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Thailand: twentieth time lucky?

After overthrowing a democratically elected government two years ago, Thailand’s ruling military junta seemed to see no irony in holding a vote to decide on future of the country.

On 7 August Thais voted in a highly anticipated referendum on whether to accept their twentieth constitution since 1932. Critics claim the new constitution (usually referred to as the Charter) restricts democratic freedoms and reaffirms military control of the country, but on Sunday 61% voted in favour of adopting it. So what happened?

The military junta, officially called the National Council for Peace and Order (NCPO), took power from the democratically elected Shinawatra government on 22 May 2014, claiming to wish to ‘return happiness to the people’ after months of political protests had deadlocked the nation.

The NCPO, led by General Prayut Chan-o-cha, has overseen two years of military rule characterised by major crackdowns on freedom of speech and assembly.

Keeping the public in the dark

The text of Thailand’s latest Charter was written by a junta-appointed committee, with no public consultation, and grants the NCPO far-reaching powers over the make up of the next government. At 105 pages long, the Charter is an intimidating document and access to the text was strictly controlled. A 34-page explanatory booklet was released by the election committee but has been criticised as being misleading.

The Charter is touted by its supporters as cracking down on corruption and placing greater checks and balances on politicians; but those who disagree say it removes the power from the people and hands it to a select few. However, given its length and the secrecy surrounding its creation, even one of the five election commissioners conceded that almost no one would have read the draft by the time they went to vote on it.

The junta attempted to suppress any debate around the Charter leading up to the vote. In April they passed a Referendum Act, which included vague provisions such as forbidding the publication of ‘false information’ or spreading information in a ‘violent, aggressive, vulgar or coercive’ manner.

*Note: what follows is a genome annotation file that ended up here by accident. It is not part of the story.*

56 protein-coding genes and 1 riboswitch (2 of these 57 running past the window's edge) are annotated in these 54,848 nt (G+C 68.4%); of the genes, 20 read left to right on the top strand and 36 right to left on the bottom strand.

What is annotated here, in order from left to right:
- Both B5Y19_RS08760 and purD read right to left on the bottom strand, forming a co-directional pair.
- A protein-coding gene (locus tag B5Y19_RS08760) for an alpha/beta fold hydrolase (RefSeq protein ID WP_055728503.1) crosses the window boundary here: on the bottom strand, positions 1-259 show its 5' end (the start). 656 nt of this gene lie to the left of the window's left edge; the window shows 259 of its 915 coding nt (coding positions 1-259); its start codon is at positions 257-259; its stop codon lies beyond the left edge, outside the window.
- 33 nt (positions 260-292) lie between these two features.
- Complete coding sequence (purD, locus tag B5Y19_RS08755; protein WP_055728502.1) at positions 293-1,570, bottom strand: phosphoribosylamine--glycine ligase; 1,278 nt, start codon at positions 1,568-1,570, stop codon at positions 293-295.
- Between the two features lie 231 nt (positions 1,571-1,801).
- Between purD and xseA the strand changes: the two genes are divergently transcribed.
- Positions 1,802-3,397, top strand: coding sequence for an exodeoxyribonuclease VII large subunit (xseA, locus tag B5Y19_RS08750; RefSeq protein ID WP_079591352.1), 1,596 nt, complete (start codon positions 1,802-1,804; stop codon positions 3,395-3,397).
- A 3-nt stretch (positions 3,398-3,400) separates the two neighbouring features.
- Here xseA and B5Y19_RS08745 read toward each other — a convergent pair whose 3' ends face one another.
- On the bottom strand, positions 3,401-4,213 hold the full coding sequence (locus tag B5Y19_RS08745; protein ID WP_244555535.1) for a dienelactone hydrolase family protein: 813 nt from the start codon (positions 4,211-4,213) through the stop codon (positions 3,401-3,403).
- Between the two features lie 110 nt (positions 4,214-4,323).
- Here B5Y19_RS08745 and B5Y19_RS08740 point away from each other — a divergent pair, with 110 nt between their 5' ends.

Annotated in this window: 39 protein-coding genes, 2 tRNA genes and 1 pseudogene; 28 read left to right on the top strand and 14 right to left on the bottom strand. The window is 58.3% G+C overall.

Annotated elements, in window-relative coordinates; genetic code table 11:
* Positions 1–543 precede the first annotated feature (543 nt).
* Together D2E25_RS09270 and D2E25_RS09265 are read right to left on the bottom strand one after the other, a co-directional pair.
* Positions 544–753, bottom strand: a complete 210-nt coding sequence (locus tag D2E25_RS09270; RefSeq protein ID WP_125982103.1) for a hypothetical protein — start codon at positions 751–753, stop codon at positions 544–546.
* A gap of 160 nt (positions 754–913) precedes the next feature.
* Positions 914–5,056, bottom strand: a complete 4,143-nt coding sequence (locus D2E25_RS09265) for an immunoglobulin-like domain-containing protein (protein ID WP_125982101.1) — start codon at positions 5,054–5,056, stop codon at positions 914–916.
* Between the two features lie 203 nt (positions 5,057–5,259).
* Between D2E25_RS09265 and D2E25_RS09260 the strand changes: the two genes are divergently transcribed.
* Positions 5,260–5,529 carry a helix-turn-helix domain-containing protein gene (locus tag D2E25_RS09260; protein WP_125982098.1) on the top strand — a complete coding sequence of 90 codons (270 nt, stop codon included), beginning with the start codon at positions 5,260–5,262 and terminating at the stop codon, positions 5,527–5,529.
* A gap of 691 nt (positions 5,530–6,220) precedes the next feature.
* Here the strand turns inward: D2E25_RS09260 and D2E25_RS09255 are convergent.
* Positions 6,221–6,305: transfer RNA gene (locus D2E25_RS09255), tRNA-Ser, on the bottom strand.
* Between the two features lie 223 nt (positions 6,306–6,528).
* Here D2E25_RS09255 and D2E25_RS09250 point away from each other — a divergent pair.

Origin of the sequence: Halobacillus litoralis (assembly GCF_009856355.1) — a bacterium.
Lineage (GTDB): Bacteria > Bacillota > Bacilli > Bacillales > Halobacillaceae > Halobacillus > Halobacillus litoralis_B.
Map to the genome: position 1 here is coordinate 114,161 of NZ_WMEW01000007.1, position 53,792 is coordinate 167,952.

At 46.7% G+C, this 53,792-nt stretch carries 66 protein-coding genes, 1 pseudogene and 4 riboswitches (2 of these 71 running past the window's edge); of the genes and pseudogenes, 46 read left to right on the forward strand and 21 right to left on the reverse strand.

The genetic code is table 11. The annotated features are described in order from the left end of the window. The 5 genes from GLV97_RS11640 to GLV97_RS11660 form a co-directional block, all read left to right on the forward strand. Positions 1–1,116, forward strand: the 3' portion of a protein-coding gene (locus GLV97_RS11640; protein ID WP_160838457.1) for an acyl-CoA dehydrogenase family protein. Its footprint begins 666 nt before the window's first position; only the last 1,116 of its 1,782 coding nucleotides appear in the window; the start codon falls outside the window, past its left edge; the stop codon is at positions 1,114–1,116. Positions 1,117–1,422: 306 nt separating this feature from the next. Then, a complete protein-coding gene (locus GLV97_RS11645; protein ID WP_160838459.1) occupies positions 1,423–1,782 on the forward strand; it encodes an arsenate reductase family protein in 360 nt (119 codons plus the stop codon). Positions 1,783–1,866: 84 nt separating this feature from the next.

If criticism of the Charter is deemed to amount to ‘incitement’, then the offending party could face as many as 10 years in jail. According to Thai Lawyers for Human Rights—an organisation that provides free legal aid to anti-junta activists—at least 195 people have been prosecuted under the Referendum Act so far.

Despite these restrictions on campaigning, the junta sent volunteers to ‘improve people’s understanding’ of the Charter ahead of the vote, even enlisting elephants to hand out flyers.

The referendum

The actual referendum asked the public two questions. Firstly, whether the voter accepted or rejected the Charter; and secondly, whether voters support the idea that, should there be a deadlock in the (elected) House of Representatives, the Senate can choose a new Prime Minister who does not have to be an elected official. Bearing in mind the 250-person Senate would be selected by the junta and has seats reserved for military officials, this step is seen by many as junta overreach.

Final numbers were confirmed by the election commission on 10 August: 61% support for the first question 61% and 58% for the second.

Leading up to the vote the junta expressed confidence in a 70% voter turnout; and although the final numbers were smaller (ultimately 27 million of around 50 million eligible voters), the turnout was still considerable. Despite fears of unrest or interference, no major disruptions have been reported and ANFREL, the Asian Network on Free Elections, described the day as going ‘relatively smoothly’.

A surprise result

The strong yes result surprised many both inside and outside the country and has been interpreted by many as a vote in favour of stability. Thais, who have seen 25 general elections and 19 coups in the last 84 years, are understandably sick of instability. Prior to the vote, General Prayut made it clear he was not going anywhere regardless of the outcome, and spread the line that the sooner the Charter is accepted the sooner an election will be held.

It is also clear that the Charter’s strong anti-corruption focus appealed to many on the ground who see the military as the only ones with the ability to clamp down on corrupt politicians and racketeers.

Plus lets not forget that, at the end of the day, the majority of those voting had not had the chance to read the text.

The yes vote now allows the junta to claim some level of legitimacy on the international stage. General Prayut has indicated an election will be held in 2017 and there will be at least a five-year transition to civilian rule. Ironic then that, despite a nation-wide referendum and scheduled elections, it doesn’t seem like Thailand will be heading down a democratic path any time soon.

Caitlin McCaffrie is the Indo-Pacific Fellow for Young Australians in International Affairs.

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